Nuage SD-WAN Goes Mobile with Asavie


By: Mary Jander

The Nuage Networks unit of Nokia (NYSE: NOK) has announced a partnership with Asavie that incorporates mobile and Internet of Things (IoT) endpoints into applications based on the Nuage SD-WAN 2.0.

The arrangement is hot on a number of fronts. First, it opens the way for Nuage to extend its capabilities at the network edge, where the smart money is focused on the trends toward remote work, IoT, and emerging 5G services.

The announcement could also boost Nuage’s presence among providers of software-defined wide-area networking (SD-WAN) managed services. Nuage is already a top supplier for service provider deals, but competition is increasing, making it vital to beef up security and control at the edge.

Unified Management, No VPNs

Nuage claims a key benefit of its enhanced SD-WAN 2.0 is the ability to dispense with separate VPNs and support products for mobile users and IoT devices. This is because Asavie’s clientless software-as-a-service, called SD Edge, automatically integrates these “endpoint estate” devices within the Nuage SD-WAN.

“What we are announcing today is an extension to the virtual networking domain coverage of our [SD-WAN]," said James McInroe, marketing director for Nuage Networks, in a video. "[We have added]
both mobile and IoT device support within the same centralized policy
management systems we have for branch, cloud, and software-as-a-service

Up to now, Nuage says, SD-WAN applications haven’t been so easily managed at scale. Mobile and remote users often must be connected to the SD-WAN via separate links. This affects cost, control, performance, and security.

What’s New Here

Eliminating VPNs is, of course, one of the original selling points of SD-WAN. Aryaka touted it as a differentiator for its network-as-a-service (NaaS) offering back in 2017. And vendors such as NetFoundry and VeloCloud extended SD-WAN to IoT devices in applications-specific networks (ASNs) years ago.

But over time, it’s become clear that no single SD-WAN approach can really do it all — unless it’s based on a provider’s own network a la Cato Networks. As a result, many vendors are reaching out to partners with application programming interfaces (APIs), API gateways, or software development kits (SDKs) that pack security, policy management, network orchestration, and other features into SD-WAN applications.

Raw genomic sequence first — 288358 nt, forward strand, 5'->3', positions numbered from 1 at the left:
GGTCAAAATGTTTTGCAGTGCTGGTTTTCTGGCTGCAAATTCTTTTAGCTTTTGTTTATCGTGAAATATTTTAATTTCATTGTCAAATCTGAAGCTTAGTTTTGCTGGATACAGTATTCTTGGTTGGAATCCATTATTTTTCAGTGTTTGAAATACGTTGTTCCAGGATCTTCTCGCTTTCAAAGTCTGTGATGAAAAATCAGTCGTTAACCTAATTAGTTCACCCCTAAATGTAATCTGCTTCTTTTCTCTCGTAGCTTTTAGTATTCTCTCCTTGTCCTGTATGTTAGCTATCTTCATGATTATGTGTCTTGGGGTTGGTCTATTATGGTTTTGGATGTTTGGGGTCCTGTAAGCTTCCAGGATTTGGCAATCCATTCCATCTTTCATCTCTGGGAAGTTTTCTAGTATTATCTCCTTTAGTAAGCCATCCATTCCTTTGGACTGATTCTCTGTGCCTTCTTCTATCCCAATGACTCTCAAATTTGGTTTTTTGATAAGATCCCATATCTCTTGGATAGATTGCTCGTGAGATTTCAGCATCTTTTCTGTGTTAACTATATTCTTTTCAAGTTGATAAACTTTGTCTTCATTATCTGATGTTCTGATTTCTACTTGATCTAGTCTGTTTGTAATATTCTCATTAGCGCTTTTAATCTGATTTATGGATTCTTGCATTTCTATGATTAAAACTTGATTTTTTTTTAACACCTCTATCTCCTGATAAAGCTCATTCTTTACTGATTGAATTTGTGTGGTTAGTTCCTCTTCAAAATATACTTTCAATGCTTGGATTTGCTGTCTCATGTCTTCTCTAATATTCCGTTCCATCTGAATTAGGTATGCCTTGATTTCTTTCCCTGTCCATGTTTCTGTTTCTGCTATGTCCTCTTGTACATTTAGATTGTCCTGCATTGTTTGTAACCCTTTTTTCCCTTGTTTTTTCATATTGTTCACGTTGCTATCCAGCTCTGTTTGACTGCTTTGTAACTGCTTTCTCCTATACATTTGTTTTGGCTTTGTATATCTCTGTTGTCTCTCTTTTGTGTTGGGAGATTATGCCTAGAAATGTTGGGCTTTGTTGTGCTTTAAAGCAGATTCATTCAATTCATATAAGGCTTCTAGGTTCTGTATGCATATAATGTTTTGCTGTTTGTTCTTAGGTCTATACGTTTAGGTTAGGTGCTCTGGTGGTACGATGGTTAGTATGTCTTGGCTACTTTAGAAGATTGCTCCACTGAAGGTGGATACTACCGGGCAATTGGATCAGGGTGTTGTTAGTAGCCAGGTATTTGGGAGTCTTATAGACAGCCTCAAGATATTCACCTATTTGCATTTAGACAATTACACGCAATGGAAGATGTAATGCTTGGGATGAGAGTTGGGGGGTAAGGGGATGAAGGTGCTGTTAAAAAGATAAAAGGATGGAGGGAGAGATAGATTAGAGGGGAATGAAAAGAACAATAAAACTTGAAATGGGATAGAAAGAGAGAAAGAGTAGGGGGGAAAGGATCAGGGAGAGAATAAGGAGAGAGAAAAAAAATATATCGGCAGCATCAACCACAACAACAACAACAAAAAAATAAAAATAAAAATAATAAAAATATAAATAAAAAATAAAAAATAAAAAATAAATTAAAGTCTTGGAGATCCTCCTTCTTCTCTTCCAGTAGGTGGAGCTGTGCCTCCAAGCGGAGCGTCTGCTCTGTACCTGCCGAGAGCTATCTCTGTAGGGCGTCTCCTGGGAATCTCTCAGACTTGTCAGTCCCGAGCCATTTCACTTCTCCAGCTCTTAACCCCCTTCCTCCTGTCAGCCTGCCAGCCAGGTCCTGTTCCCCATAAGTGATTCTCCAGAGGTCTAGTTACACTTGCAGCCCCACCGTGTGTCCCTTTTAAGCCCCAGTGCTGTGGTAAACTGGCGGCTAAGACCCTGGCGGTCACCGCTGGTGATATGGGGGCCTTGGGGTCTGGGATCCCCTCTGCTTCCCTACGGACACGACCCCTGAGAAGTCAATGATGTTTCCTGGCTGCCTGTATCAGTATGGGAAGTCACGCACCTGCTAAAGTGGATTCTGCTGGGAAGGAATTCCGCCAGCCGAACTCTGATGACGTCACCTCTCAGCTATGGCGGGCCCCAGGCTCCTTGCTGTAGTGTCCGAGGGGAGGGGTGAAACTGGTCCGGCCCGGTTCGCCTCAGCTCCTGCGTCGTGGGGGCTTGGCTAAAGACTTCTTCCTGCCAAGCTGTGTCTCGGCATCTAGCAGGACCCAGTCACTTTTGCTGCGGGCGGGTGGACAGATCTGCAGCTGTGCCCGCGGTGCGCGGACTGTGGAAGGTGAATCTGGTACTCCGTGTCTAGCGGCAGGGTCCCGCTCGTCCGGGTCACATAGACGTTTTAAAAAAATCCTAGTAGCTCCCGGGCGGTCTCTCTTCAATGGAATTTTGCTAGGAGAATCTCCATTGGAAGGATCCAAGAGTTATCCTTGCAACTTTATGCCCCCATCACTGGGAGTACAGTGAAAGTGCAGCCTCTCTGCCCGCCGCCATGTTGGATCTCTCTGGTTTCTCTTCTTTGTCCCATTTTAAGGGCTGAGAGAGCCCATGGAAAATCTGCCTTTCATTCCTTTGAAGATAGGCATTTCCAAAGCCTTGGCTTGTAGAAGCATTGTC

Asavie In the Spotlight

Nokia’s partnership with Asavie is also interesting. The small company has built a reputation for contributing to digital transformation services from a range of providers — including ones involved with trendy applications such as smart cities. Its list of partners includes all of the major cloud players and systems integrators, as well as service providers worldwide — including AT&T, Eir, O2, Singtel, Telefonica, Three, Verizon, and Vodafone.

Asavie was co-founded in Ireland in 2004 by Tom Maher (now CTO). He and the CEO Ralph Shaw worked at Baltimore Technologies, an Irish firm that specialized in digital certificates and e-commerce in the 1990s. Other execs hail from Tata Communications, Google, and IBM, as well as the former Alacatel/Lucent and AT&T Network Systems, among others.

Asavie is venture funded, but details are scarce. Some funding came from Ireland's economic development agency Enterprise Ireland. And Asavie’s board of directors is now led by angel investor Paddy Holahan, who has invested as an individual in several other startups, including Dublin-based Roomex, an online business travel booking agency. Another board member is Barry O’Sullivan, who heads business and investor consultancy Palo Alto Technology Partners (no relation to the networking company). Still, what these or other interested parties may have contributed to Asavie -- or what they may be helping the company toward achieving -- is on the QT.

Whatever the backstory, Asavie has found its spot among the movers and shakers in hybrid cloud services, among them Nuage Networks. It's one to watch.